European Science Editing 49: e106882, doi: 10.3897/ese.2023.e106882
Research collaboration between global North and global South assessed in terms of published output: a case study of Australia and Vietnam
expand article infoHiep-Hung Pham§, Thanh Thao Phan§, Minh-Trang Do§, Dinh-Hai Luong|
‡ Phu Xuan University, Hanoi, Vietnam§ Thanh Do University, Hanoi, Vietnam| The Vietnam National Institute of Educational Sciences, Hanoi, Vietnam
Open Access

Background: Vietnam and Australia have a long-standing history of collaboration in various fields, notably education, science, and technology. However, the results of this partnership remain indeterminate.

Objectives: The aim of this study was to examine the current state of research coop-eration between Australia and Vietnam with reference to the following aspects: (1) increase in the number of research publications over time; (2) proportion of open access (OA) publications in total publications; (3) collaboration involving countries other than Australia and Vietnam; (4) funding sources; (5) top institutions; (6) subject areas; and (7) research topics.

Methods: Scopus data set was analysed to identify those papers with two or more authors, with at least one author from Australia and at least one from Vietnam.

Results: Most (nearly 84%) of research papers arising out of such collaborative research were published between 2014 and 2022 (7020 of the total of 8460 documents), and almost half (49.6%) of those are OA. Besides Australia and Vietnam, the authors of those papers were from other countries as well nor were the agencies that funded the research reported in those papers limited to Australia or Vietnam. Among the countries involved in terms of co-authorship or funding, the United States was the most influential. The institutional collaborations formed three distinct clusters, each with a varying number of members and a different university at the core (Australian in two clusters and Vietnamese in the third). Medicine was the most frequent field of collaborative research, and the most frequent topics were Vietnam, coronavirus disease 2019, and climate change.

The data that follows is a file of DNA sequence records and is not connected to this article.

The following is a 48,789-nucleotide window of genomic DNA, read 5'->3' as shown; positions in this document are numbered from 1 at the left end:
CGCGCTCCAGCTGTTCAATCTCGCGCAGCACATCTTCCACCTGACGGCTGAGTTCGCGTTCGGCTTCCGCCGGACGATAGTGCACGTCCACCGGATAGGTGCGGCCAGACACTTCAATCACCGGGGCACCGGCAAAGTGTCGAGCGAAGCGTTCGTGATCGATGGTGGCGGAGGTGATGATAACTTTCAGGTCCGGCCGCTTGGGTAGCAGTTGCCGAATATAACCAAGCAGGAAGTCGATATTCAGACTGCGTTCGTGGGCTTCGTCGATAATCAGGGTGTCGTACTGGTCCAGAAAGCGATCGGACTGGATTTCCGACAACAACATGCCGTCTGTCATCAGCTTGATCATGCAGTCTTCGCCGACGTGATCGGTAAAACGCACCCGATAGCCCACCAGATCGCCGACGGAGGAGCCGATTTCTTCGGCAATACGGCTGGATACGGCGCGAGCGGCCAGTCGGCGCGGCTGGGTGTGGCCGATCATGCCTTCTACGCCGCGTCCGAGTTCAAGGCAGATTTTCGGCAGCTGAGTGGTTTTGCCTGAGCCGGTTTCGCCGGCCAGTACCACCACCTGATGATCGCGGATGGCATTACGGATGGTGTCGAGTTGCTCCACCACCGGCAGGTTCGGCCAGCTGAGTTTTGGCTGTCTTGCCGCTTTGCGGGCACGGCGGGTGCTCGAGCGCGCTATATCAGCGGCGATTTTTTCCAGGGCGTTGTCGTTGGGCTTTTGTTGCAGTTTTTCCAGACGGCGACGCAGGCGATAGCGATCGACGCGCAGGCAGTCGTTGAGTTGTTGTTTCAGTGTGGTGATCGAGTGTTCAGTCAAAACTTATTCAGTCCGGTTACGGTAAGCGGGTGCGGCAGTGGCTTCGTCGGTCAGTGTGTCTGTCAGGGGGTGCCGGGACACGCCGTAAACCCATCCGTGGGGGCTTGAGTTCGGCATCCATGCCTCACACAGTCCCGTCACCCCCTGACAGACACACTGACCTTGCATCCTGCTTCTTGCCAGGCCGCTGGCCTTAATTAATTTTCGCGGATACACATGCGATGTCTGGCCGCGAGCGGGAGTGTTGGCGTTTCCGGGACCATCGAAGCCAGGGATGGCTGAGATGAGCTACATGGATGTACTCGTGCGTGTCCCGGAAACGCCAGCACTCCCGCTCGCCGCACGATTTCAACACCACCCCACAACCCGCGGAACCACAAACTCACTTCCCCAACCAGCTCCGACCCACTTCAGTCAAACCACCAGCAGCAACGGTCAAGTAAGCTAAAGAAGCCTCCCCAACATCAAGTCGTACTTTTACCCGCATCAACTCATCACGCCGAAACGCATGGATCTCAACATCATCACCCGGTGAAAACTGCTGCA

Conclusions: The findings offer useful insights to policymakers as well as to senior management of academic institutes in Vietnam and Australia. The study also extends our understanding of collaborative research between the Global North and the Global South.

Bibliometric analysis, co-authoring, intercountry research collaboration, North–South collaboration, science mapping